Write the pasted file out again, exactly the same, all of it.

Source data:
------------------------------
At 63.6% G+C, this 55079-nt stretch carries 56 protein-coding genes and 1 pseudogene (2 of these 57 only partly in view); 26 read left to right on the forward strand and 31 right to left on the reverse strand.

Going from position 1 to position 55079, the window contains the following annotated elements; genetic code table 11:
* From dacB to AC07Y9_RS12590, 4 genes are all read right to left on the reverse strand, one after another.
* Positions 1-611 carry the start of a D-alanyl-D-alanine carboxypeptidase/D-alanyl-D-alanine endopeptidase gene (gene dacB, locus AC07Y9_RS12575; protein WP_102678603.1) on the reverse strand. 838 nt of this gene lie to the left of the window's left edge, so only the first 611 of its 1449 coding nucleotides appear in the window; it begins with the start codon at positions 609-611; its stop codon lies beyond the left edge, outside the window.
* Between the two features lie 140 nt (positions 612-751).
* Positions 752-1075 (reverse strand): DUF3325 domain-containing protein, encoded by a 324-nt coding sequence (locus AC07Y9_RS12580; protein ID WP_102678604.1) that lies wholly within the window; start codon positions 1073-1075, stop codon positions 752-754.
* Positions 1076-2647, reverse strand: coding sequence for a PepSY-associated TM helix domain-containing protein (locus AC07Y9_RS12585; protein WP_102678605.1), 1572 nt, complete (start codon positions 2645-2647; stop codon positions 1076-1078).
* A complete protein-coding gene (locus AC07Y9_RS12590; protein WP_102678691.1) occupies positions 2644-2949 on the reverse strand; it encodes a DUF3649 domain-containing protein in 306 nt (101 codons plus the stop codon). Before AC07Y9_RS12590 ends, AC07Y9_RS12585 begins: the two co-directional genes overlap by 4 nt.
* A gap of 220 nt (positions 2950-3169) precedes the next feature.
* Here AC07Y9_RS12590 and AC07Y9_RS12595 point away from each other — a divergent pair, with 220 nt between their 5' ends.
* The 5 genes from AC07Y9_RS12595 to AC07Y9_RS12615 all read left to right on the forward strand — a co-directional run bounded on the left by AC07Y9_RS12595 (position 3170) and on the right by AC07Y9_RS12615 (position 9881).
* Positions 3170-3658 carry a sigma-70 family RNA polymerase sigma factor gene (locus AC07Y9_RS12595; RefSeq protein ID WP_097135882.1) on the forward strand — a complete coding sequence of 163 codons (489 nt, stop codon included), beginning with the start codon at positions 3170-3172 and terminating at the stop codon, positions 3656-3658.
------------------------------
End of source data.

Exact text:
At 63.6% G+C, this 55079-nt stretch carries 56 protein-coding genes and 1 pseudogene (2 of these 57 only partly in view); 26 read left to right on the forward strand and 31 right to left on the reverse strand.

Going from position 1 to position 55079, the window contains the following annotated elements; genetic code table 11:
* From dacB to AC07Y9_RS12590, 4 genes are all read right to left on the reverse strand, one after another.
* Positions 1-611 carry the start of a D-alanyl-D-alanine carboxypeptidase/D-alanyl-D-alanine endopeptidase gene (gene dacB, locus AC07Y9_RS12575; protein WP_102678603.1) on the reverse strand. 838 nt of this gene lie to the left of the window's left edge, so only the first 611 of its 1449 coding nucleotides appear in the window; it begins with the start codon at positions 609-611; its stop codon lies beyond the left edge, outside the window.
* Between the two features lie 140 nt (positions 612-751).
* Positions 752-1075 (reverse strand): DUF3325 domain-containing protein, encoded by a 324-nt coding sequence (locus AC07Y9_RS12580; protein ID WP_102678604.1) that lies wholly within the window; start codon positions 1073-1075, stop codon positions 752-754.
* Positions 1076-2647, reverse strand: coding sequence for a PepSY-associated TM helix domain-containing protein (locus AC07Y9_RS12585; protein WP_102678605.1), 1572 nt, complete (start codon positions 2645-2647; stop codon positions 1076-1078).
* A complete protein-coding gene (locus AC07Y9_RS12590; protein WP_102678691.1) occupies positions 2644-2949 on the reverse strand; it encodes a DUF3649 domain-containing protein in 306 nt (101 codons plus the stop codon). Before AC07Y9_RS12590 ends, AC07Y9_RS12585 begins: the two co-directional genes overlap by 4 nt.
* A gap of 220 nt (positions 2950-3169) precedes the next feature.
* Here AC07Y9_RS12590 and AC07Y9_RS12595 point away from each other — a divergent pair, with 220 nt between their 5' ends.
* The 5 genes from AC07Y9_RS12595 to AC07Y9_RS12615 all read left to right on the forward strand — a co-directional run bounded on the left by AC07Y9_RS12595 (position 3170) and on the right by AC07Y9_RS12615 (position 9881).
* Positions 3170-3658 carry a sigma-70 family RNA polymerase sigma factor gene (locus AC07Y9_RS12595; RefSeq protein ID WP_097135882.1) on the forward strand — a complete coding sequence of 163 codons (489 nt, stop codon included), beginning with the start codon at positions 3170-3172 and terminating at the stop codon, positions 3656-3658.